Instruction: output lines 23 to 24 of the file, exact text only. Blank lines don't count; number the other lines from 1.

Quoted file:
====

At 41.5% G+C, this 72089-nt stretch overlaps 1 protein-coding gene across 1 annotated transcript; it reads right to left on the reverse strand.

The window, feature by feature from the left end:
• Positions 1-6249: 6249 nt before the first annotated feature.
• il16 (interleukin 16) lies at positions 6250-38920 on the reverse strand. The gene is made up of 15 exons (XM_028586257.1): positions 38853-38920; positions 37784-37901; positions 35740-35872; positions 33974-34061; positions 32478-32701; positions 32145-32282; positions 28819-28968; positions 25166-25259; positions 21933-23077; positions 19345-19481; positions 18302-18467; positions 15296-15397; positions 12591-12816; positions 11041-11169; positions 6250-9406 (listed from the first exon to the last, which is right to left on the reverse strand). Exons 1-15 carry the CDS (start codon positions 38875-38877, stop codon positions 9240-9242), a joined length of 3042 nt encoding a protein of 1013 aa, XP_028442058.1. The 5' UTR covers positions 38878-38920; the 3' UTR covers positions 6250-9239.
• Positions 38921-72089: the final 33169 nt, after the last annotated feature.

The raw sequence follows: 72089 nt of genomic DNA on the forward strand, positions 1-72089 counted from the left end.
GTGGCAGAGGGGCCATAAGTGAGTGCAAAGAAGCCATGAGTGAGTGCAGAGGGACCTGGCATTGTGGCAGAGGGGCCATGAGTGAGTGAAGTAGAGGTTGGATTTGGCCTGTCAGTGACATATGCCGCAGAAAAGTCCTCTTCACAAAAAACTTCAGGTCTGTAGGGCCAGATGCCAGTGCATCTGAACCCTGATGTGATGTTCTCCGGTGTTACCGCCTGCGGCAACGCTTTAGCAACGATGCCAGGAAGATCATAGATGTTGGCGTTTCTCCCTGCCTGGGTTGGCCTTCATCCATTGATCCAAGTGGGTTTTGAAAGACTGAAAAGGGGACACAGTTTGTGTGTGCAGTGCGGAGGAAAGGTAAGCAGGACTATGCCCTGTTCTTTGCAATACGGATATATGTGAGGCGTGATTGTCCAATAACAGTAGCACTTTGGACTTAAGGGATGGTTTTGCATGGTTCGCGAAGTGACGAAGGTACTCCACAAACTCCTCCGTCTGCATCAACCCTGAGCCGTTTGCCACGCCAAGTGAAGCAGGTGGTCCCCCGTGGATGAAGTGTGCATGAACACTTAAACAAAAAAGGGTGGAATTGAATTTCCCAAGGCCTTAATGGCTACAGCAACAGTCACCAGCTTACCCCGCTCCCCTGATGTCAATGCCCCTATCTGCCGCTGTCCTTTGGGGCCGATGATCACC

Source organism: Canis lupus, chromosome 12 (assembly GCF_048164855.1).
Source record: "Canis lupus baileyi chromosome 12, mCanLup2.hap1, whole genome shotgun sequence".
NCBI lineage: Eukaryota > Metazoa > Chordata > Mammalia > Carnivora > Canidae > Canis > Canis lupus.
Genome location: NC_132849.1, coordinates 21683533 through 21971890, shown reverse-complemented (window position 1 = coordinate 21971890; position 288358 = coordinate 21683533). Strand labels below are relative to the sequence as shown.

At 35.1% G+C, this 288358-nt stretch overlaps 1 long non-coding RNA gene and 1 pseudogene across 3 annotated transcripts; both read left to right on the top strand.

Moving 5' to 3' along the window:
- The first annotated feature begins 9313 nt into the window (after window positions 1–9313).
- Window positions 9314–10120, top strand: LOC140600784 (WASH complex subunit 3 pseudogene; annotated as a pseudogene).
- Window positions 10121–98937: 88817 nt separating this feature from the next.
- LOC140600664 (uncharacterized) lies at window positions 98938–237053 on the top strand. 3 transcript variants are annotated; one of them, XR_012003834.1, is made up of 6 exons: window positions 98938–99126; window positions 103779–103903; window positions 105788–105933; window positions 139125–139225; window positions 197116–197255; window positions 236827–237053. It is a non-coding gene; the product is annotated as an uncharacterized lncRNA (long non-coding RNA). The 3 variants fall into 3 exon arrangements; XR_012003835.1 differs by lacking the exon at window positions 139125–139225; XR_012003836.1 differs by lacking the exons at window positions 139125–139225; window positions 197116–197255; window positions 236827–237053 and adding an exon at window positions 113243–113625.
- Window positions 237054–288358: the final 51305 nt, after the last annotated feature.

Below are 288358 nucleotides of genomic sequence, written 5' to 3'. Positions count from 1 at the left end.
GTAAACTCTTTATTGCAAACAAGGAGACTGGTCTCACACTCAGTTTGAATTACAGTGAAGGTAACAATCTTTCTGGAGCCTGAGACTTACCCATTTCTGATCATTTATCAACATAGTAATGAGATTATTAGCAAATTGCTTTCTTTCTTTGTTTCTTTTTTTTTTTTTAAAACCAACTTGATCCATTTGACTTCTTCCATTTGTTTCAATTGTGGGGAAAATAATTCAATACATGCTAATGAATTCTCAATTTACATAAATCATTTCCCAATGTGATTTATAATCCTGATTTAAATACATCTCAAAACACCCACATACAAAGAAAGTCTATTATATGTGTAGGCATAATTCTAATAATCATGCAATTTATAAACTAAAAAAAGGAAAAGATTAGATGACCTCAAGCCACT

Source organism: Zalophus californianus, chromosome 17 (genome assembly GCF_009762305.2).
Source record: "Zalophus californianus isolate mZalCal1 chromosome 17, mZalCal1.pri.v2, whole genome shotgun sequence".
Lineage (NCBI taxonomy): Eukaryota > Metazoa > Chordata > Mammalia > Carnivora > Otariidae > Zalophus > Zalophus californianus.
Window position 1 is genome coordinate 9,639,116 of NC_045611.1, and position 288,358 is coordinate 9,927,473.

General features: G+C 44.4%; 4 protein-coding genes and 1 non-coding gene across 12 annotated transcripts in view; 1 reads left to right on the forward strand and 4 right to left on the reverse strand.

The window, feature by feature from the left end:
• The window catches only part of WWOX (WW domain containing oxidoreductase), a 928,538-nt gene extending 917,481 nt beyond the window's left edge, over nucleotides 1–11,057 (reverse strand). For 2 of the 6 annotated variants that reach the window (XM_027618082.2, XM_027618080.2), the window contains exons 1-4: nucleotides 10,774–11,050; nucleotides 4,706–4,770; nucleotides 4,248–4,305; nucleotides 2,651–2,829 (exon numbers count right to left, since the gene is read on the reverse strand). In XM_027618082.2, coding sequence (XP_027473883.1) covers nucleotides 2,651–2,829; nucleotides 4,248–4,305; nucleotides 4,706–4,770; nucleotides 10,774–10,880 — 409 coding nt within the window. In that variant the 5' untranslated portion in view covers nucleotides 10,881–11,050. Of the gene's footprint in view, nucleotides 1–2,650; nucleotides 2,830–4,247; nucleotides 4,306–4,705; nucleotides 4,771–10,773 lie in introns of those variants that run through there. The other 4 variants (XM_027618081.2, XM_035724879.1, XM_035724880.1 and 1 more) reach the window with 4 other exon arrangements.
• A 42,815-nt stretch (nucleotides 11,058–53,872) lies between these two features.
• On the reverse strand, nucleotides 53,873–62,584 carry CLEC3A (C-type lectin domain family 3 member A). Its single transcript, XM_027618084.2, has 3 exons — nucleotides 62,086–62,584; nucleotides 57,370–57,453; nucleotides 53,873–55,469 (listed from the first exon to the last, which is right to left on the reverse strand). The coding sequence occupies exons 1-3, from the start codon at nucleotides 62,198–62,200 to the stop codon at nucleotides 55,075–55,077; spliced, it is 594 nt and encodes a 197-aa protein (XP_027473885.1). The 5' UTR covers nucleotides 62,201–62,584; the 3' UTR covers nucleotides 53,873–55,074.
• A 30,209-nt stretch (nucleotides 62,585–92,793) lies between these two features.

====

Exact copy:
Lineage (NCBI taxonomy): Eukaryota > Metazoa > Chordata > Mammalia > Carnivora > Otariidae > Zalophus > Zalophus californianus.
Window position 1 is genome coordinate 9,639,116 of NC_045611.1, and position 288,358 is coordinate 9,927,473.